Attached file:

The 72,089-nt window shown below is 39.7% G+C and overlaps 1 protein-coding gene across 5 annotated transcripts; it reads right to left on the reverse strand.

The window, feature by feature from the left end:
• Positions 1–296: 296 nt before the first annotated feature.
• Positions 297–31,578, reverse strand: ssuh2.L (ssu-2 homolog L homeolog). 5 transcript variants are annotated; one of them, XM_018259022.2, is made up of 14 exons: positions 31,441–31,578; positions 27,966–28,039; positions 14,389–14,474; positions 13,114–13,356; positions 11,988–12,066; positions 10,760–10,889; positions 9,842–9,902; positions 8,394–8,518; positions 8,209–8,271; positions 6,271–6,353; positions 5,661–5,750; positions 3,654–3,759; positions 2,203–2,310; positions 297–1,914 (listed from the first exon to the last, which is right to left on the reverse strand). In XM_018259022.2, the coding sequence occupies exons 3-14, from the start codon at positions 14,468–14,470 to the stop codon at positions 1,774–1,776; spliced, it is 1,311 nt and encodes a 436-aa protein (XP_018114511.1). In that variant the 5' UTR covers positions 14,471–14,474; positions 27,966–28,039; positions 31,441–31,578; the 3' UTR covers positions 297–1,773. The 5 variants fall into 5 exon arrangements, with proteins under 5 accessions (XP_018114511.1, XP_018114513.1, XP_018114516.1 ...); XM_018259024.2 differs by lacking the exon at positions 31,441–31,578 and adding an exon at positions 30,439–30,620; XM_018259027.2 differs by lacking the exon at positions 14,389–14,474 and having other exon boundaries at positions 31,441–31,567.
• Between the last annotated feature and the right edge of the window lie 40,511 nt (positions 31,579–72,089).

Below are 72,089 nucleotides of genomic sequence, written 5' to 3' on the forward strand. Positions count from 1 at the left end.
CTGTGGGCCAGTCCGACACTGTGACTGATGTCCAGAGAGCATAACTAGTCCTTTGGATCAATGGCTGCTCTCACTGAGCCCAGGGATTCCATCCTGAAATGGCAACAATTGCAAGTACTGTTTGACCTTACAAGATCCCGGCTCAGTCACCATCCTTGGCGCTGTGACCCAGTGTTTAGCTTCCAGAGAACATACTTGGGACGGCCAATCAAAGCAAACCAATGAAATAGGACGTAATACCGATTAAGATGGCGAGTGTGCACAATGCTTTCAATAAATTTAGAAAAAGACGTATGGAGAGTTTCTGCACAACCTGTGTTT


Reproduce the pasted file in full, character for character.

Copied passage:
The 72,089-nt window shown below is 39.7% G+C and overlaps 1 protein-coding gene across 5 annotated transcripts; it reads right to left on the reverse strand.

The window, feature by feature from the left end:
• Positions 1–296: 296 nt before the first annotated feature.
• Positions 297–31,578, reverse strand: ssuh2.L (ssu-2 homolog L homeolog). 5 transcript variants are annotated; one of them, XM_018259022.2, is made up of 14 exons: positions 31,441–31,578; positions 27,966–28,039; positions 14,389–14,474; positions 13,114–13,356; positions 11,988–12,066; positions 10,760–10,889; positions 9,842–9,902; positions 8,394–8,518; positions 8,209–8,271; positions 6,271–6,353; positions 5,661–5,750; positions 3,654–3,759; positions 2,203–2,310; positions 297–1,914 (listed from the first exon to the last, which is right to left on the reverse strand). In XM_018259022.2, the coding sequence occupies exons 3-14, from the start codon at positions 14,468–14,470 to the stop codon at positions 1,774–1,776; spliced, it is 1,311 nt and encodes a 436-aa protein (XP_018114511.1). In that variant the 5' UTR covers positions 14,471–14,474; positions 27,966–28,039; positions 31,441–31,578; the 3' UTR covers positions 297–1,773. The 5 variants fall into 5 exon arrangements, with proteins under 5 accessions (XP_018114511.1, XP_018114513.1, XP_018114516.1 ...); XM_018259024.2 differs by lacking the exon at positions 31,441–31,578 and adding an exon at positions 30,439–30,620; XM_018259027.2 differs by lacking the exon at positions 14,389–14,474 and having other exon boundaries at positions 31,441–31,567.
• Between the last annotated feature and the right edge of the window lie 40,511 nt (positions 31,579–72,089).

Below are 72,089 nucleotides of genomic sequence, written 5' to 3' on the forward strand. Positions count from 1 at the left end.
CTGTGGGCCAGTCCGACACTGTGACTGATGTCCAGAGAGCATAACTAGTCCTTTGGATCAATGGCTGCTCTCACTGAGCCCAGGGATTCCATCCTGAAATGGCAACAATTGCAAGTACTGTTTGACCTTACAAGATCCCGGCTCAGTCACCATCCTTGGCGCTGTGACCCAGTGTTTAGCTTCCAGAGAACATACTTGGGACGGCCAATCAAAGCAAACCAATGAAATAGGACGTAATACCGATTAAGATGGCGAGTGTGCACAATGCTTTCAATAAATTTAGAAAAAGACGTATGGAGAGTTTCTGCACAACCTGTGTTT